Kids with any familiarity with raccoons (and even urban dwellers who do not) will find these young raccoons both hilarious and thought-provoking as the wild/human encounter leads them to learn more. The juxtaposition of human and raccoon observations about each another provides a nice contrast in perspective as both 'wild' creatures observe habits odd to them, and interpret their causes.
Families separated, conflicts that surround them, and a rescue effort make for a story line that is adventurous and which reveals raccoon natural history and human intervention in nature's processes.
The fun drawings throughout make Raccoon Rescue the perfect next step for nature-loving readers who still enjoy pictures, but who are ready for the structure of a chapter book complete with plot and animal insights. This audience will love this gentle, fun tale of animals learning to get along both in the wild and with the puzzling humans around them. As an added bonus, the book is designed to be dyslexia-friendly, using the Dyslexie font to encourage its wide accessibility.
Prepublication Review: ISBN TBA, Price TBA
A corporate retreat should be the last place where a single mother and an up-and-coming aggressive business manager would make a romantic connection, but Never Retreat demonstrates that high-stakes prizes and bonuses can attract disparate personalities from anywhere; especially when the big prize which only one can win results in a dangerous scenario where both might lose.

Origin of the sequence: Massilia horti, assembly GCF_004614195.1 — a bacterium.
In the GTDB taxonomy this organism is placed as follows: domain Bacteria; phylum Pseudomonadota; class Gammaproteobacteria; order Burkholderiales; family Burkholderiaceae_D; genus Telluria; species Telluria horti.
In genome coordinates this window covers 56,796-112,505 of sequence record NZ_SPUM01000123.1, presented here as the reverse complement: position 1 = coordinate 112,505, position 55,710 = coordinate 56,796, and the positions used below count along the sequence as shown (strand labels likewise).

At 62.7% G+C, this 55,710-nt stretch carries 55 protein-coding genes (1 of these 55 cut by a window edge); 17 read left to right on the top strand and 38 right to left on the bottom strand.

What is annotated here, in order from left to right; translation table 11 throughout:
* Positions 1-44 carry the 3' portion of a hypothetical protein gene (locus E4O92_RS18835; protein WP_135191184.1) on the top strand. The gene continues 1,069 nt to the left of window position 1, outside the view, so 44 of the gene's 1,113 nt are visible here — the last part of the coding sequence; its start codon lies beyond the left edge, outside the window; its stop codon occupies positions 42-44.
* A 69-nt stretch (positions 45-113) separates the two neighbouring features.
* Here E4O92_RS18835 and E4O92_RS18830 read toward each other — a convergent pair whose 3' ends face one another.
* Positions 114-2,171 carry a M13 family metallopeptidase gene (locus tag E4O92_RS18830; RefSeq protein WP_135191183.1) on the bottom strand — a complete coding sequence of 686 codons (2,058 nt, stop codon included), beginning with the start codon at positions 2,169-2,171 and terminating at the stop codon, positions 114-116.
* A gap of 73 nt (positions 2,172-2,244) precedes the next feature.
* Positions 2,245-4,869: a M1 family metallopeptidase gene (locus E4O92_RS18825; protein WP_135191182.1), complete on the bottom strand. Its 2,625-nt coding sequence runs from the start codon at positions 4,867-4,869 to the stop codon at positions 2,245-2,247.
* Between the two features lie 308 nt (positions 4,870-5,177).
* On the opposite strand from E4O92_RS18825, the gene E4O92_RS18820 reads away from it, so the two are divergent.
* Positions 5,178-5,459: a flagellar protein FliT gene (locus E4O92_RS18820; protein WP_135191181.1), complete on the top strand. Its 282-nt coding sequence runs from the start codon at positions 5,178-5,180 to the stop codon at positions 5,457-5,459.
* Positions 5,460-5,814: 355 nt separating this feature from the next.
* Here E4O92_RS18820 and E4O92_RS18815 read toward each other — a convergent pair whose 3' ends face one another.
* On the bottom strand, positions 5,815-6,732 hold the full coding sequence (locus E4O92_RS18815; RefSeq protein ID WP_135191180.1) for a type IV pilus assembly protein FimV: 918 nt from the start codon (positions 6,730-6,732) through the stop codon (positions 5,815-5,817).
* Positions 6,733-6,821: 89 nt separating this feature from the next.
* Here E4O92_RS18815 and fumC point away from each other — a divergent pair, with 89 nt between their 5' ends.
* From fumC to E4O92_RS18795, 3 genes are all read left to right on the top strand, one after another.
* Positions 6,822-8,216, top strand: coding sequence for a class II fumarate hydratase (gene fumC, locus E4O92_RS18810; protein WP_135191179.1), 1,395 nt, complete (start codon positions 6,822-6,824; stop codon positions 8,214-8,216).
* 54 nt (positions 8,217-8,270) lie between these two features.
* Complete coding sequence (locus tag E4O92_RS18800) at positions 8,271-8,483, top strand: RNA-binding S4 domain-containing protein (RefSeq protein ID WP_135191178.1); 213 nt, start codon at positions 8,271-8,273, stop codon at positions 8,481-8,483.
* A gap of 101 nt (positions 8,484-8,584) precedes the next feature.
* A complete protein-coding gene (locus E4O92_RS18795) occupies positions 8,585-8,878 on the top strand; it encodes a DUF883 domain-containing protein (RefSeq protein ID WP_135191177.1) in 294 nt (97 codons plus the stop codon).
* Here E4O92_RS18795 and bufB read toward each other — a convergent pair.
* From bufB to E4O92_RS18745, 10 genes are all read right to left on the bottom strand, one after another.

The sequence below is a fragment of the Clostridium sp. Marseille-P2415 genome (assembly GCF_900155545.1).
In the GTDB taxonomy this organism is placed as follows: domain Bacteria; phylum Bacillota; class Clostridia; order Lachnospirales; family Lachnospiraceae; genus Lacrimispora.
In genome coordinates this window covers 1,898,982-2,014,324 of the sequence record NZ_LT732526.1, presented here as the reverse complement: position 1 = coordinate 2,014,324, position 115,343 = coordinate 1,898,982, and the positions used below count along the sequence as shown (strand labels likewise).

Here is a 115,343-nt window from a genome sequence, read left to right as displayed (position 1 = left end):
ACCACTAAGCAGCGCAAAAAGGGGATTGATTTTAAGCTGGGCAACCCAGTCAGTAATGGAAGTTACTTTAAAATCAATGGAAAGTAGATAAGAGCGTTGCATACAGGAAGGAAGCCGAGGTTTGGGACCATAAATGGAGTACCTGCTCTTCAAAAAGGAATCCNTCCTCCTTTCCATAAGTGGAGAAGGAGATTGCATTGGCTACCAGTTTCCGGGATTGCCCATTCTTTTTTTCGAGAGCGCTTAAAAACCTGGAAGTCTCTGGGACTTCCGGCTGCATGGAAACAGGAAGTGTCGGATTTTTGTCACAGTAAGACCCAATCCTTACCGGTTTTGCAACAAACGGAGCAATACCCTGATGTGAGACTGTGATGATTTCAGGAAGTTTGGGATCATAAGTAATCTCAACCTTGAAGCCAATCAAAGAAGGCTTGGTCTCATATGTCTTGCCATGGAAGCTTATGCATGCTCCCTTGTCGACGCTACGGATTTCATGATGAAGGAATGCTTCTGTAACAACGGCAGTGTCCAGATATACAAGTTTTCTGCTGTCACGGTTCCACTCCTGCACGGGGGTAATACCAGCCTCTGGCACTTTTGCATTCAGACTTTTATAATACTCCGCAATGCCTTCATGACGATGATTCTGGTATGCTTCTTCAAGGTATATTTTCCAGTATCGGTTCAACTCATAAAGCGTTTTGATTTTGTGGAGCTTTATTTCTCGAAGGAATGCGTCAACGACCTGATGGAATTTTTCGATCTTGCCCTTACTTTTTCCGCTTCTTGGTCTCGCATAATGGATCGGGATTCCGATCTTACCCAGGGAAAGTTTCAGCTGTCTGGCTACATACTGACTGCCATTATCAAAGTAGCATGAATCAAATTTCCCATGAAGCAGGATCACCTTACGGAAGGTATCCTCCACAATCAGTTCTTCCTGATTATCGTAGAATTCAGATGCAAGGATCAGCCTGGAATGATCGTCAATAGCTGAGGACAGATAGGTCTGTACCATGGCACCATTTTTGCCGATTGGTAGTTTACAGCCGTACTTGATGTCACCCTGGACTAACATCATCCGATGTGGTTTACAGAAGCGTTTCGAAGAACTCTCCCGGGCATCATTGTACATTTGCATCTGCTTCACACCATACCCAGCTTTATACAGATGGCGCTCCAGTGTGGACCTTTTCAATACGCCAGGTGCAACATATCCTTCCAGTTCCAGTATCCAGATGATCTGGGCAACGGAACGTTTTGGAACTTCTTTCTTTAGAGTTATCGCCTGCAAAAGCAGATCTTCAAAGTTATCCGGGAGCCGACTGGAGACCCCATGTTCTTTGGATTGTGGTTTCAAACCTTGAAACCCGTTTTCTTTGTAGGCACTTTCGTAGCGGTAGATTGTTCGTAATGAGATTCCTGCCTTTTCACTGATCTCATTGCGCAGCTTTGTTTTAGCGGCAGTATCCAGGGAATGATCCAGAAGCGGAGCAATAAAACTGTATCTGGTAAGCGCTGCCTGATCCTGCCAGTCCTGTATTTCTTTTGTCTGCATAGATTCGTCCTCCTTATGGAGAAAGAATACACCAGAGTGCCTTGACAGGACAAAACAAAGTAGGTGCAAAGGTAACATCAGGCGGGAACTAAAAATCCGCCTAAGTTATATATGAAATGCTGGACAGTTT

Corporate matters, investments in romance and the heart, and a locale and situation that takes two very different characters out of their familiar and powerful lives and sets them at odds with each other and their environment makes for a story line that will especially attract readers of women's fiction looking for something different.
The first thing to note about Bonnie McCune's approach is that her creation of these two feisty characters is specific and precise, cementing their personalities with dialogue and encounters that pinpoints psychological profiles, special interests, and approaches to life that cause them to both attract and clash: "Your stereotypes might help explain why you have a chip on your shoulder when it comes to me." He pushed again, wondering how much she'd take and truly wishing he could disarm her well-disguised hostility to reveal the dynamic, alluring woman deep below her work persona.
Evidently she'd had enough, for she said through gritted teeth, "Nope. Wrong. I have a chip on my shoulder because you assumed I wasn't a manager. As soon as you saw me, you asked me to get you coffee. And now that I've noticed you on your motorcycle pulling into the parking garage, because you ride a hog." "So you imagine I'm a wild and crazy guy. Beat people up on my off-hours. Binge drink and do drugs and women." "Certainly some validity to that." She turned and walked after Julia."
This sets the stage for events to come, juxtaposing business special interests and a surprising test that moves from corporate to outdoor environments, quickly turning into a match of skills in a survival effort that embraces more than business or social interests.
Few novels operate on such different levels, moving their characters to challenge not just each other, but their own perceptions and personal support routines.